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Friday, March 18, 2011


Have you ever questioned something?  Anything?  It seems impossible to go through life without finding something to question.  After all, people tend to say some crazy things.  If you don’t have a good method to sort through the crap, you will end up getting bogged down by the sheer volume of stupid, senseless, half-baked notions flying around.  Especially now that the information age is well under way.

Skeptic is an unusual term.  It is unusual in that it is almost always used to refer to someone who rejects some matter of religion or the supernatural.  When people express doubt in politics, they are not labeled as skeptics, and you never hear people claiming to be a “science skeptic,” or a “skeptic of economics.”  People who reject the notion of Santa Clause are not “Santa skeptics.”  But what about “skeptic” as simply a different form of the word “skeptical,” which basically means “doubtful.”  Clearly, people are quite skeptical about a great number of political positions.  Science thrives off skepticism, and every adult is right to be skeptical of Santa and his magical elves.  So why don’t we call them skeptics?  Why is that term reserved only for those doubtful of the supernatural?

Here is another question which will help us to answer the first.  How many of you have ever questioned a religious claim, only to be answered with censorship?  Or, alternatively, how many of you have ever responded to an uncomfortable question with indignation?  How many people tell religious skeptics to buzz off?

The term “skeptic” is only applied in contexts of religion because that is the only place where skepticism is unaccepted.  Everywhere else, skepticism is completely normal, perhaps even universal.  Yet for some reason, when someone is skeptical of some religious claim, it’s suddenly wrong.  Apparently we’re allowed to question anything we want… except for faith.

I am doubtful of the practical applications of such a prohibition.  And as such, it is my duty as a skeptic to question it.  Why?  Why is it that matters of faith are so fundamentally different from everything else we come across in life?  I can question the president, but not the priest?  What makes faith so special?

There is a social taboo here, and I intend to shatter it.  I will ask questions that are uncomfortable to many, and the answers I pose are likely to be even more uncomfortable.  But that is the only way to reach the truth.  If you are never willing to question your own beliefs then you will never be capable of improving them.  So in the interest of reaching the truth, I am going to cut through the crap.  I will take the well-tested methods of truth-seeking that have proved so useful in so many aspects of our lives, and I will apply them to “matters of faith.”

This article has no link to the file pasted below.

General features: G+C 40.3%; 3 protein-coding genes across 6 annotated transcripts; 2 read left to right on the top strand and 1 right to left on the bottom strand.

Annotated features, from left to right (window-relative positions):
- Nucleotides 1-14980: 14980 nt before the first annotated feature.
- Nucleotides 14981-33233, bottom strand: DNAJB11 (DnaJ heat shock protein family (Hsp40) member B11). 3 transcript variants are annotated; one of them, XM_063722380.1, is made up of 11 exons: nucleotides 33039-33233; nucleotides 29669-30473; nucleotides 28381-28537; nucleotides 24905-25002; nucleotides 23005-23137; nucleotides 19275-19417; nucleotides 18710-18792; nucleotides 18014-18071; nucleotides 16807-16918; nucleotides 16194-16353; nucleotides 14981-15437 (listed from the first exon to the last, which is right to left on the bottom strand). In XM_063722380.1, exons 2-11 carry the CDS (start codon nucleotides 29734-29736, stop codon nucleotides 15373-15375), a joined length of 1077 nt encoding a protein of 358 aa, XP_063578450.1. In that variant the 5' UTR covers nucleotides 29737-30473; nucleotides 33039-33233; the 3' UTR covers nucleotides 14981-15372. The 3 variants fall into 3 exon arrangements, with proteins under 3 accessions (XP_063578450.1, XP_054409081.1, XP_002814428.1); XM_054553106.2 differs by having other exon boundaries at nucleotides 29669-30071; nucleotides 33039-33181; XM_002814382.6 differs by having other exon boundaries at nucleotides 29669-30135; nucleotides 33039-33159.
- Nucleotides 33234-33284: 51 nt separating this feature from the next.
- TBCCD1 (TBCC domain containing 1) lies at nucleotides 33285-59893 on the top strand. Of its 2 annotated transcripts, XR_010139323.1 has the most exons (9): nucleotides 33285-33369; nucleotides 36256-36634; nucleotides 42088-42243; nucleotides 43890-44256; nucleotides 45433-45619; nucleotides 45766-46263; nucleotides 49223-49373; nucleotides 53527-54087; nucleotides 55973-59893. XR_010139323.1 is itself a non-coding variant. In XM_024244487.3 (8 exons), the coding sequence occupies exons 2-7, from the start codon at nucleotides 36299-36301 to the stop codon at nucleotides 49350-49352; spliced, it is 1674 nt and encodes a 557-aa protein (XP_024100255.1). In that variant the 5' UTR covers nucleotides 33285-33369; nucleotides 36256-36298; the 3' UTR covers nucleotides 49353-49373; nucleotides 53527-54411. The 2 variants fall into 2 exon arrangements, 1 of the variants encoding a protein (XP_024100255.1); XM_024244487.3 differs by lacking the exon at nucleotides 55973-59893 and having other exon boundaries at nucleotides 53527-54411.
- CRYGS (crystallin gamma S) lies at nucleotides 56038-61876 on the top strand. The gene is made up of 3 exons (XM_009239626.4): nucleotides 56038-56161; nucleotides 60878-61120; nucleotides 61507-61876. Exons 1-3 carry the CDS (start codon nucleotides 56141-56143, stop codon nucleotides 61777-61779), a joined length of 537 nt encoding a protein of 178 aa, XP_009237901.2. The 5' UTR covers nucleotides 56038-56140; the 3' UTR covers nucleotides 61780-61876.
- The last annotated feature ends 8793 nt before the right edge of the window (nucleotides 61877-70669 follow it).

For the sake of honesty, I will inform you now that I fully expect this process to lead to atheism.  Yes, I am an atheist.  But that is not the point.  Far too many people out there see atheism as a starting point, as if someone decided gods weren’t good enough for them and then found all these clever little ways to argue that they don’t exist.  This is not the case here.  I will start with the actual starting point, the very basic notion that it is okay to ask questions.  That it is okay to doubt, and to expect a good, reasonable theory to answer your doubts.  I will start with skepticism. 

Where we go from there is not completely certain.  I expect to arrive at the atheist position, but I fully admit that I might be wrong.  I don’t think it is very likely, but I admit that it is possible.  In short, I offer you no guarantees as to what conclusions will be reached.  I am only offering a method of reaching the truth, or at least getting closer to the truth.  I cannot know beforehand what that truth is.  Nor can anyone else.  That’s why we need a method.  It’s also half the fun.  It is far more exciting to venture down a road not knowing where you’ll end up.  Scary, yes, but also exciting.  So if you, like me, are sick of this silly social taboo, if you too have thought of a dozen little questions that religions regularly refuse to address in a satisfactory manner, then I encourage you to come along for the ride. 

Welcome to The Silver Skeptic

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